The best Labour result was in Lewisham Deptford, building on an increased share it won in a by-election in the same ward last autumn. Mayor Dacres is succeeded by David Walker.


Two wards saw Labour hold back serious challenges:

  • Hackney, De Beauvoir
  • Hounslow, Brentford West

Labour had squeaked home in a July 2022 by-election in De Beauvoir ward, finishing just 27 votes ahead of a Green Party candidate. It afterwards emerged that the “personal reasons” given for the previous Labour councillor’s resignation was a police investigation that would later result in his admitting three counts of possessing indecent images of children. There was, then, clearly a chance of Labour losing. However, Jasmine Martins fended off the latest Green challenge, this time by 119 votes.

In Hounslow’s Brentford West ward, Labour’s main opposition came from Theo Dennison, a former council cabinet member who left Labour amid acrimony during the 2018-22 term, running as an Independent. Dennison is a political campaigns consultant whose clients include George Galloway’s Workers’ Party. He claims a share of the credit for Galloway’s parliamentary by-election win in Rochdale. But Labour’s Emma Yates prevailed.


Two wards were gained by the Conservatives from Labour:

  • Sutton, St Helier West
  • Wandsworth, West Putney

These were in wards where Labour had broken new ground in the 2022, taking a St Helier West seat in the Liberal Democrat stronghold of Sutton for the first time and gaining two seats in Wandsworth’s West Putney ward as it won control of the former Tory flagship for the first time since 1974. In both cases, the ward seats were split between Labour and Conservative councillors.

This time, the outcome in the Sutton ward was ignominious for Labour, which slid to third place as the Tory candidate Catherine Gray (pictured) won by just six votes from the Lib Dem in second. The ward contains part of the St Helier council-built housing estate, which the straddles the Sutton-Merton border. It has tended to the Lib Dems with the Conservatives gaining ground recently. Gray’s win will, of  course, be welcome but the squeeze of the Labour vote in a ward within the Tory-held marginal Carshalton & Wallington parliamentary seat could be ominous for the party.

In the Wandsworth ward, planning issues were important in the campaign, particularly in relation to densification and housing. The Putney Society has been among civic groups arguing that the Labour council has deviated from its Local Plan. The swing of five per cent to the Tories in the seat was enough for their candidate Nick Austin to win it. Reproduced across the borough it would probably be enough to secure a narrow Town Hall majority.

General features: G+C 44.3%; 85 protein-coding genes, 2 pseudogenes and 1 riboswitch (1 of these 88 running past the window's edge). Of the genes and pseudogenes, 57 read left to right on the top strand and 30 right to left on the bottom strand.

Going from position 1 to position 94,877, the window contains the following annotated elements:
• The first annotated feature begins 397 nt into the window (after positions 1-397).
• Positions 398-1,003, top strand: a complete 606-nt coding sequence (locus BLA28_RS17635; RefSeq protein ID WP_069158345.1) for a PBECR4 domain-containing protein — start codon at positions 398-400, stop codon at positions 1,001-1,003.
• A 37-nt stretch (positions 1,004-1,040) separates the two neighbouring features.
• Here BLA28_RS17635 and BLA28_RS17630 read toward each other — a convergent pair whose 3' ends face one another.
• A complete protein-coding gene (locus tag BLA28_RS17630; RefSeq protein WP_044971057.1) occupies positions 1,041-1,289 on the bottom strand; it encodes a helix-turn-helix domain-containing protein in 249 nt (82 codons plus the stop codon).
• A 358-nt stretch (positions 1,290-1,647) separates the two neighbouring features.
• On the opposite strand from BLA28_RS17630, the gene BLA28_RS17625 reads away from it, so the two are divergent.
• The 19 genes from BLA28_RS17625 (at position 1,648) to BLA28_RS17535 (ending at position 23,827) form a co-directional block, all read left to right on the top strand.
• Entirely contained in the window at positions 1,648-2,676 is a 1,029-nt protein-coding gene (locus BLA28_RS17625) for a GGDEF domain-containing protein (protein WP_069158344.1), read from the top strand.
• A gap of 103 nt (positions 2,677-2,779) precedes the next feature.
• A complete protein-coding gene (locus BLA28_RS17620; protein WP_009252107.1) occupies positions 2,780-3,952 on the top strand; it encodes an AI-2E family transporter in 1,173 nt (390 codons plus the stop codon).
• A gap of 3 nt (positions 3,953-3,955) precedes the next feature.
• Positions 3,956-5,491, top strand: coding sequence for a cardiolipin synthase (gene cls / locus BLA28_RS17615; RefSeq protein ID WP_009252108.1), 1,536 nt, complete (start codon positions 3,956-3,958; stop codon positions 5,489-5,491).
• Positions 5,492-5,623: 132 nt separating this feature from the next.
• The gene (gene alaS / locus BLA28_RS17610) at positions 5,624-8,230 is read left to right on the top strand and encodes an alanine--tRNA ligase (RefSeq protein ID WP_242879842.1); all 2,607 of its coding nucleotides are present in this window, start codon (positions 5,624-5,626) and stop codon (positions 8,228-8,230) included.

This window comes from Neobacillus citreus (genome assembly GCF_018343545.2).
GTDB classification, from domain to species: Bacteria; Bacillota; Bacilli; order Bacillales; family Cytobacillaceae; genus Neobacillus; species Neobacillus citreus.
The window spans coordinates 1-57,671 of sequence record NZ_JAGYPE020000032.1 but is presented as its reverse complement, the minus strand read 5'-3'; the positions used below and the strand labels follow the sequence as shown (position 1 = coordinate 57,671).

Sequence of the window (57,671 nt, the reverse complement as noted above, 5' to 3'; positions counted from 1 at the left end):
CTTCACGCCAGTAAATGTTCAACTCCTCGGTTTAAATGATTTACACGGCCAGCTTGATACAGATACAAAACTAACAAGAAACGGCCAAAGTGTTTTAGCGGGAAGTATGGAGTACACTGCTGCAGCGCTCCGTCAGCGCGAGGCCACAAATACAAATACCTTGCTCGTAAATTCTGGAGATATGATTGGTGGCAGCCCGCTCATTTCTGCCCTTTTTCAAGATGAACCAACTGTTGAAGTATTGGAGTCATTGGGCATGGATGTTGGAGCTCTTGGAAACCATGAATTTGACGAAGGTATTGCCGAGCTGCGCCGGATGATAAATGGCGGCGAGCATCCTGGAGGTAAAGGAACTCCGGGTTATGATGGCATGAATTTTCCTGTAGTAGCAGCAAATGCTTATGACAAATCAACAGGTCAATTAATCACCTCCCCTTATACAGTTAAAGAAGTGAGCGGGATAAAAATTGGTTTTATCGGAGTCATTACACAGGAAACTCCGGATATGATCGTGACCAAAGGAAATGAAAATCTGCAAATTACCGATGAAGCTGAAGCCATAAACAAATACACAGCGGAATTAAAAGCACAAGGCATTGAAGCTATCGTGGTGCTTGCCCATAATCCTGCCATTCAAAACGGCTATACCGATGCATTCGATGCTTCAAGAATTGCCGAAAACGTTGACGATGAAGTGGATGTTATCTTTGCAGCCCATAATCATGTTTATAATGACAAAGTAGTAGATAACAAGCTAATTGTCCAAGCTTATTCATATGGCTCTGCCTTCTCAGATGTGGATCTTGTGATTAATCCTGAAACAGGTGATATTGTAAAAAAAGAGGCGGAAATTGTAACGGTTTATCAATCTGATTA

Two wards saw Labour perform well in outer London areas without winning:

  • Bromley, Shortlands & Park Langley
  • Croydon, Park Hill & Whitgift

Sutton aside, the 2 May by-elections revealed the same absence of an inner-outer polarisation seen in voting for Mayor of London. The general run of results suggested a small swing to Conservative since 2012, but in these affluent suburban wards the swing was in the other direction.

Labour’s slow advance in Bromley continued, though Tory Gemma Jade Turrell won Shortlands & Park Langley by 848 votes. In Croydon’s Park Hill & Whitgift ward there was much sharper movement in Labour’s favour, even though Conservative Andrew Price won. This will encourage the party after its reverses in the borough two years ago. The contest was notable also for Andrew Pelling’s debut as a Lib Dem. During his long Croydon political career spanning different types of elections, Pelling has already represented both the Conservatives and Labour and well as running as an Independent.


Finally, three wards resulted in comfortable Tory holds.

  • Camden, Frognal
  • Hillingdon, Hillingdon East.
  • Kensington & Chelsea, Norland.

Steven Adams won in Frognal, Martin Kelly won in Hillingdon East by over 1,500 votes and Stéphanie Petit won on Norland with a 51 per cent share.


Taken together, the 15 borough council by-election results suggest that London is likely to be a low-swing region in the forthcoming general election, counterbalancing Labour’s better than national average performances in 2017 and 2019.

X/Twitter: Lewis Baston and OnLondonSupport OnLondon.co.uk and its freelancers for just £5 a month or £50 a year and get things for your money too. Details HERE. Photo of Catherine Gray from her X/Twitter feed.

Categories: Analysis